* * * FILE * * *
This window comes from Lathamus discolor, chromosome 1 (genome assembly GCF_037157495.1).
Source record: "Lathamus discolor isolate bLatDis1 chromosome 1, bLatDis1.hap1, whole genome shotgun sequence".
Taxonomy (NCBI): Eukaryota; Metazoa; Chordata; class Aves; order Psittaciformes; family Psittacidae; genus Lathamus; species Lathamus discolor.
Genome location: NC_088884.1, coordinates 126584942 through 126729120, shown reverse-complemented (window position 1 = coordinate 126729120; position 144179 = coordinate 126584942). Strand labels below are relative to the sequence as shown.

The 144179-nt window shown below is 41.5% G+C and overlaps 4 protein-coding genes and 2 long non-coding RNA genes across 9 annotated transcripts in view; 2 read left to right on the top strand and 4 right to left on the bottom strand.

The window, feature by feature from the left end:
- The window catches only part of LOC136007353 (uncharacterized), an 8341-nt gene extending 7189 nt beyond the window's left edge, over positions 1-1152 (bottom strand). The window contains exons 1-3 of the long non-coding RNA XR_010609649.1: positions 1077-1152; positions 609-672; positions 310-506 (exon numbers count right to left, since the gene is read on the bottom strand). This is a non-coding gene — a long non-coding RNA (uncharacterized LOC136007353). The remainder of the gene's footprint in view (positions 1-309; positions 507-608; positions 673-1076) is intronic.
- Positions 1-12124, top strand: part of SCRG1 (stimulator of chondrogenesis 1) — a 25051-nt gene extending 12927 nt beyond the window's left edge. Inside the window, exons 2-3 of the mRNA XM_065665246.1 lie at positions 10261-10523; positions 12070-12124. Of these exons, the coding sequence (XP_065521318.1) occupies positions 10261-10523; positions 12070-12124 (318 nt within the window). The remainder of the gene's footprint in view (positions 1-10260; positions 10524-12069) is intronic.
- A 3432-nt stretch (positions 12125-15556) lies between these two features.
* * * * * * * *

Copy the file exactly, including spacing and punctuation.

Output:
This window comes from Lathamus discolor, chromosome 1 (genome assembly GCF_037157495.1).
Source record: "Lathamus discolor isolate bLatDis1 chromosome 1, bLatDis1.hap1, whole genome shotgun sequence".
Taxonomy (NCBI): Eukaryota; Metazoa; Chordata; class Aves; order Psittaciformes; family Psittacidae; genus Lathamus; species Lathamus discolor.
Genome location: NC_088884.1, coordinates 126584942 through 126729120, shown reverse-complemented (window position 1 = coordinate 126729120; position 144179 = coordinate 126584942). Strand labels below are relative to the sequence as shown.

The 144179-nt window shown below is 41.5% G+C and overlaps 4 protein-coding genes and 2 long non-coding RNA genes across 9 annotated transcripts in view; 2 read left to right on the top strand and 4 right to left on the bottom strand.

The window, feature by feature from the left end:
- The window catches only part of LOC136007353 (uncharacterized), an 8341-nt gene extending 7189 nt beyond the window's left edge, over positions 1-1152 (bottom strand). The window contains exons 1-3 of the long non-coding RNA XR_010609649.1: positions 1077-1152; positions 609-672; positions 310-506 (exon numbers count right to left, since the gene is read on the bottom strand). This is a non-coding gene — a long non-coding RNA (uncharacterized LOC136007353). The remainder of the gene's footprint in view (positions 1-309; positions 507-608; positions 673-1076) is intronic.
- Positions 1-12124, top strand: part of SCRG1 (stimulator of chondrogenesis 1) — a 25051-nt gene extending 12927 nt beyond the window's left edge. Inside the window, exons 2-3 of the mRNA XM_065665246.1 lie at positions 10261-10523; positions 12070-12124. Of these exons, the coding sequence (XP_065521318.1) occupies positions 10261-10523; positions 12070-12124 (318 nt within the window). The remainder of the gene's footprint in view (positions 1-10260; positions 10524-12069) is intronic.
- A 3432-nt stretch (positions 12125-15556) lies between these two features.